He was a 12 time all star, 3 time Gold Glove Winner, 1995 NL MVP, and 9 time Silver Slugger Award Winner (the most of any SS ever). Thats pretty good. Hopefully the 9 Silver Sluggers will remind a few writers that he was the best with the bat in the late 80s through the 90s.

MaineRed
08-02-2006, 10:33 PM
MWM, love the avatar. My wife and I are huge Seinfeld fans and one of the many lines we use when joking around is, "not too worried about it."

She'll say that my boss called and is freaking out and I'll say, not too worried about it in Kruger's tone. HA HA.

Kal, I know Rip and Gywnn will go in together. I was just saying I hope they go in alone, with no McGwire or anyone else to take away from the attention they deserve. I just wonder who the pricks will be this year that won't put them on their ballots. Its mind boggling to me that nobody has ever gone in with a 100% of the vote. Both of these guys should. But neither will.

Yachtzee
08-03-2006, 12:13 AM
Barry Larkin is one of the top shortstops of all time. Maybe he didn't have quite the offensive numbers that some of today's shortstops put up. However, he signifies the change in eras for baseball at the position. He, Cal Ripken and Alan Trammell led the way in making SS not just a defensive position, but an offensive position as well. Before them, shortstops who could hit were often moved to other positions (see Yount, Robin). From what I recall, there was such a premium placed on defense at SS that guys with a stick could be moved to other positions to improve the defense and the team could just put another good glove player in that SS spot. Larkin could not only hit, but was so good with the glove that the Reds would have been fools to move him to another position.

Others have already noted it here and it has been well documented that Larkin played in a transitional period between two different eras for the shortstop position. I think we've gone from one extreme to another. Changes in stadia, nutrition and steriods has made teams focus on offense to such a degree that teams are willing to leave a guy with a big bat at shortstop even if his defense is not up to par. In the past, many of these shortstops would have been moved to another position. So now guys who would have been third basemen, first basemen, or outfielders at the start of Larkin's career are having their offensive numbers compared to his without any consideration of Larkin's superior defense.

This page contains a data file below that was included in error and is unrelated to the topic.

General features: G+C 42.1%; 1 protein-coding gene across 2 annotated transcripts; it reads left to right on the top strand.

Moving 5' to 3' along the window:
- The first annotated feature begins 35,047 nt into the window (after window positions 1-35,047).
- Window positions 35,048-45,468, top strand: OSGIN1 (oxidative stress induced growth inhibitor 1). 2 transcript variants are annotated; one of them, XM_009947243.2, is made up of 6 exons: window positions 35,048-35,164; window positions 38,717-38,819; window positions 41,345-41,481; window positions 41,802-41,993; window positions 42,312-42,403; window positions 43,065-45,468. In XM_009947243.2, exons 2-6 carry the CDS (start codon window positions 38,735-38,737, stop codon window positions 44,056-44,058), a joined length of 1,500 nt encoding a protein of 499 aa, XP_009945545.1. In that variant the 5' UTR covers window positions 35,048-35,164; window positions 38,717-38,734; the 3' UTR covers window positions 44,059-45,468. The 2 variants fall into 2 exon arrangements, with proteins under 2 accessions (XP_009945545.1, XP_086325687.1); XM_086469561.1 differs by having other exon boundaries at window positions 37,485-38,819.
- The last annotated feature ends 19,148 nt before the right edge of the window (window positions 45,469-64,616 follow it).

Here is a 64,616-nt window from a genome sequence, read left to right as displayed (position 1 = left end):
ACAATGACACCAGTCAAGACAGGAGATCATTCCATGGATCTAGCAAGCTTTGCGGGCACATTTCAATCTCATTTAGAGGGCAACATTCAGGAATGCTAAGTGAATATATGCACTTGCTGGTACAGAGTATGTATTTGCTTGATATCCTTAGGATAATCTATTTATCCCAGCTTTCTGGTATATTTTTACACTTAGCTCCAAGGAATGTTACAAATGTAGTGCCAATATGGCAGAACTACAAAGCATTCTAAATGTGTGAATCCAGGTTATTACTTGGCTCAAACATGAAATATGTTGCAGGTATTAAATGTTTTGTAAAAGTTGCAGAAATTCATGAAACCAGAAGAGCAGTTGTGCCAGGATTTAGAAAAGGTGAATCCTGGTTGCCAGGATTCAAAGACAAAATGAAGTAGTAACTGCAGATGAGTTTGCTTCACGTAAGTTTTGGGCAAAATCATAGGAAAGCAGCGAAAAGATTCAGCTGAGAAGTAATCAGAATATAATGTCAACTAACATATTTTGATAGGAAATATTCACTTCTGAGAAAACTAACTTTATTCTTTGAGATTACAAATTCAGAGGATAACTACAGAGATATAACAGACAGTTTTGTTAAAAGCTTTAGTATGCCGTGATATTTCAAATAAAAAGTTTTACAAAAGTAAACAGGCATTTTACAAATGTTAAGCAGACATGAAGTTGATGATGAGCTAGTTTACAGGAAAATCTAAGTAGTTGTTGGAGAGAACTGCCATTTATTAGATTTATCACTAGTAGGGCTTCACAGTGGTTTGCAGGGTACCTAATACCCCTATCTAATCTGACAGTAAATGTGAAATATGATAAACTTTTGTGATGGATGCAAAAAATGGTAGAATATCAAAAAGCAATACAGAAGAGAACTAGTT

In "The New Bill James Historical Baseball Abstract," James ranked Larkin as the #6 all-time shortstop, behind Honus Wagner, Arky Vaughan, Cal Ripken, Robin Yount, and Ernie Banks, and just above Ozzie Smith, Joe Cronin and Alan Trammell. Looking only at what he had done only through the 2000 season, James said "Larkin is one of the ten most complete players in baseball history (emphasis his). He's a .300 hitter, has power, speed, excellent defense, and is a good percentage player. He ranks with DiMaggio, Mays, and a few others as one of the most well-rounded stars in baseball history."

Granted, James noted that it was too early to rate Nomar Garciaparra, Derek Jeter and A-Rod. But still, can anyone say that any of these guys, or Tejada for that matter are as complete all-around players as Larkin was? I would say that they may better Larkin in some of the offensive categories, but just aren't the all-around player that Larkin was. Is Larkin better than most of the shortstops already in the Hall of Fame? I don't have time to run the numbers, being a new dad and getting ready for year three of law school, but I think he would compare favorably to all but three already in.

fearofpopvol1
08-03-2006, 12:24 AM
They asked Peter Gammonds right after Barry retired what he thought and Peter said he thought it'd be awfully close. Was anyone else aware that Barry's tenure with the reds is in the top 5 tenures with 1 single team of any pro sport ever? I saw that stat last football season when they were talking about Brett Favre and his tenure with GB.

I still think if Ozzie got in, Barry should. When you look at numbers, Barry's were better in almost every category. Do I have some bias? Of course. But I still think he should be in there, even if he's crawling.

5TimeWSChamps
08-03-2006, 12:44 AM
I think Larkin is in; He started the revolutionzing of the current SS position as well as being the best SS of his generation.

Alomar is definitely in; #1 - he played 2B, and #2 - his 2B numbers compare favorably to a lot of HOF 2b.

Cyclone792
08-03-2006, 12:53 AM
Is Larkin better than most of the shortstops already in the Hall of Fame? I don't have time to run the numbers, being a new dad and getting ready for year three of law school, but I think he would compare favorably to all but three already in.

Great post, Yachtzee.

I took an in-depth look at Larkin this past winter and compared him statistically to about 30 of the game's greatest shortstops, including every Hall of Fame shortstop. At the time of that post, I ranked Larkin sixth all-time behind only Wagner, Rodriguez, Vaughan, Ripken and Yount. As of today, I've revised that and moved Larkin up ahead of Yount and into the top five.

Not bad company, IMO. At the end of the season I'll probably update that thread with the active guys to include their 2006 season and take another look.

http://www.redszone.com/forums/showthread.php?t=42221

bottom_feeder
08-03-2006, 12:55 AM
Another thing that Larkin has is that he was arguably the best player in the game for both 1995 and 1996. His peak was much higher than Trammel.

Larkin was a dominating player. I can't see how he couldn't get in (even though Marty will lobby against him making the HOF).

Marge'sMullet
08-03-2006, 12:58 AM
If you have to make a case for him then he doesn't belong.